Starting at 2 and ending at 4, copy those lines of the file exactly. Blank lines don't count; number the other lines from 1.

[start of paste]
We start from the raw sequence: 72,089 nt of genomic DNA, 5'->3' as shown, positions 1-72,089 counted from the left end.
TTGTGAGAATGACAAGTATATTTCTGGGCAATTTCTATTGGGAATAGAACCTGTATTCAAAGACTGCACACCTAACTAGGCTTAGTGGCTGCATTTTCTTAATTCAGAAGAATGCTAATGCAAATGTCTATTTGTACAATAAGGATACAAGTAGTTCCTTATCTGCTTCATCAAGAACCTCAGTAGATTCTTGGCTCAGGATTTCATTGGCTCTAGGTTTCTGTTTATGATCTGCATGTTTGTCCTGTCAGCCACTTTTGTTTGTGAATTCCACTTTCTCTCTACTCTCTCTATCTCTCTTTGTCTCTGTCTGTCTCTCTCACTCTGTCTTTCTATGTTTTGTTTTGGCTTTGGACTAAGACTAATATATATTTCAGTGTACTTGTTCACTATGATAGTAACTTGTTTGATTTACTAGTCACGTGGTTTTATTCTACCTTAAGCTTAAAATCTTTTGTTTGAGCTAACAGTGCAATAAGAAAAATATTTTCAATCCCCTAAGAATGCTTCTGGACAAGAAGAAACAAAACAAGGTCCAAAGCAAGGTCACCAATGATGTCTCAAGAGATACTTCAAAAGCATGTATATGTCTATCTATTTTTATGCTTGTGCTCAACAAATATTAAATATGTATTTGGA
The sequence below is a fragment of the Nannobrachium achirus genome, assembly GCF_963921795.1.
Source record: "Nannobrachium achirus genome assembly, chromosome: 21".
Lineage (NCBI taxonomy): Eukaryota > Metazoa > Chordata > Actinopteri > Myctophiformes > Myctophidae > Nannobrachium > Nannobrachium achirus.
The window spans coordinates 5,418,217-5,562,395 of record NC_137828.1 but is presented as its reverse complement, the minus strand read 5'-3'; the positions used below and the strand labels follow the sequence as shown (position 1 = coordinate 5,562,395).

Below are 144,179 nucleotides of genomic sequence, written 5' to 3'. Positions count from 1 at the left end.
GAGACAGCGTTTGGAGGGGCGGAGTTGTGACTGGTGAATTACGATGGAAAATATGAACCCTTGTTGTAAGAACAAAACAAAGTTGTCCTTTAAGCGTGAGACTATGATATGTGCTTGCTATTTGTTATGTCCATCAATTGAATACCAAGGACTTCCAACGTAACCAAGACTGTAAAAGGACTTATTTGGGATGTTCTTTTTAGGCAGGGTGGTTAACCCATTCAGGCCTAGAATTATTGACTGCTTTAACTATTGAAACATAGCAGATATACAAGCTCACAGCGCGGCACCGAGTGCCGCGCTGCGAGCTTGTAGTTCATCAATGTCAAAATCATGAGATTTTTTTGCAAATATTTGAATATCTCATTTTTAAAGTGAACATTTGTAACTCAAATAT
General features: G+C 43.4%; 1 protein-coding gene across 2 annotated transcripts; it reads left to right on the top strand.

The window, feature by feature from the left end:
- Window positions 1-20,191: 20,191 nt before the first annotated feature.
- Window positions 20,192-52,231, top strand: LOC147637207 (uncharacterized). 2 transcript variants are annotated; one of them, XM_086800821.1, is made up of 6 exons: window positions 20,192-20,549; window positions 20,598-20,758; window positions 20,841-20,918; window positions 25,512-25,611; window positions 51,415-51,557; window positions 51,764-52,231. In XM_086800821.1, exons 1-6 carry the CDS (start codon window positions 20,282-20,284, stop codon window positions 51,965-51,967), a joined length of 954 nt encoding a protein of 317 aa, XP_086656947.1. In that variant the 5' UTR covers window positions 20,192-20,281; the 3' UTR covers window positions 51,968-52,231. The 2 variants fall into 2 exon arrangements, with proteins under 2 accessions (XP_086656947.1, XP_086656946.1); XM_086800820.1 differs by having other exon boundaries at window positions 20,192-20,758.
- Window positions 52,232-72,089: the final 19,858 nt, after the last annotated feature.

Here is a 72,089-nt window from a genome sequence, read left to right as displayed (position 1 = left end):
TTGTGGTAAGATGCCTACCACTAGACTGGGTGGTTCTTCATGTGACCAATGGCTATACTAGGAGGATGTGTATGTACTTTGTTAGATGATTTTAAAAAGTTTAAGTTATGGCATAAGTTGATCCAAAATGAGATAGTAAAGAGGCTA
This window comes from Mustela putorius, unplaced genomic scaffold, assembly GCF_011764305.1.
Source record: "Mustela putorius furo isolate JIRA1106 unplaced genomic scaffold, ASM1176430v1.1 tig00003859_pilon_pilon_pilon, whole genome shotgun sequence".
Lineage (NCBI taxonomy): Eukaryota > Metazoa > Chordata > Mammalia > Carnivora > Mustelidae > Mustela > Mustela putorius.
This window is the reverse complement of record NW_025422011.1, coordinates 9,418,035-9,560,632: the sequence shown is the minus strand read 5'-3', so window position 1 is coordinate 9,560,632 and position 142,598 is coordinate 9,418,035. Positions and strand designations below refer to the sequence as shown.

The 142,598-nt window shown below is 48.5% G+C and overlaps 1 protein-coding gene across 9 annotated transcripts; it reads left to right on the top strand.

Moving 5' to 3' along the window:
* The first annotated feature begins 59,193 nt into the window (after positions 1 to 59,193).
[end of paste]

TTGTGAGAATGACAAGTATATTTCTGGGCAATTTCTATTGGGAATAGAACCTGTATTCAAAGACTGCACACCTAACTAGGCTTAGTGGCTGCATTTTCTTAATTCAGAAGAATGCTAATGCAAATGTCTATTTGTACAATAAGGATACAAGTAGTTCCTTATCTGCTTCATCAAGAACCTCAGTAGATTCTTGGCTCAGGATTTCATTGGCTCTAGGTTTCTGTTTATGATCTGCATGTTTGTCCTGTCAGCCACTTTTGTTTGTGAATTCCACTTTCTCTCTACTCTCTCTATCTCTCTTTGTCTCTGTCTGTCTCTCTCACTCTGTCTTTCTATGTTTTGTTTTGGCTTTGGACTAAGACTAATATATATTTCAGTGTACTTGTTCACTATGATAGTAACTTGTTTGATTTACTAGTCACGTGGTTTTATTCTACCTTAAGCTTAAAATCTTTTGTTTGAGCTAACAGTGCAATAAGAAAAATATTTTCAATCCCCTAAGAATGCTTCTGGACAAGAAGAAACAAAACAAGGTCCAAAGCAAGGTCACCAATGATGTCTCAAGAGATACTTCAAAAGCATGTATATGTCTATCTATTTTTATGCTTGTGCTCAACAAATATTAAATATGTATTTGGA
The sequence below is a fragment of the Nannobrachium achirus genome, assembly GCF_963921795.1.
Source record: "Nannobrachium achirus genome assembly, chromosome: 21".